Whether explicitly or implicitly, such a stance came into close association with the “classic” liberalism of the next two centuries, which agreed that humans can be really free only on condition of possessing the capability of making use of their freedom – and only when both qualities, freedom and brotherhood, are obtained the true Fraternité may follow. John Stuart Mill drew from his thoroughly liberal convictions socialist conclusions; while Lord Beveridge, the moving spirit and agitator of universal welfare state in Britain (as well as the inspirer of the rest of European countries to follow that example), considered and presented the pattern he recommended as indispensable for the implementation of indubitably liberal ideals.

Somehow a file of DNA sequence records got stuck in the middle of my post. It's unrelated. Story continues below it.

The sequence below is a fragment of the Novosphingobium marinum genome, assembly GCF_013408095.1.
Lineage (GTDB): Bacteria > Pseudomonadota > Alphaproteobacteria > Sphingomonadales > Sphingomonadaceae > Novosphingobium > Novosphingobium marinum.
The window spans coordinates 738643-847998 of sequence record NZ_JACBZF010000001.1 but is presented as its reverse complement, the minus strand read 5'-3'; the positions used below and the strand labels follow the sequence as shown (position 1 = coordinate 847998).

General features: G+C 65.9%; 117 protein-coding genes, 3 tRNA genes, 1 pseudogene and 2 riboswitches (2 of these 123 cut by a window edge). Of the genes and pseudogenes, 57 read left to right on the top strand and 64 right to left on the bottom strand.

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But to cut the long story short: neo-liberalism, now the hegemonic philosophy shared by almost the whole of the political spectrum (and most certainly the entire part classified by Trump and his ilk as the “establishment” earmarked for annihilation by the popular wrath and rebellion) distanced itself from its predecessor and indeed set itself in stark opposition by doing precisely what the classic liberalism fought valiantly to prevent while leaning over backward to reverse in case it was already done: and that by exiling the precept of Egalité – for all practical intents and purposes, from the three-partite compact of the Enlightenment’s principles and postulates – even if not always from its entitlement to lip service.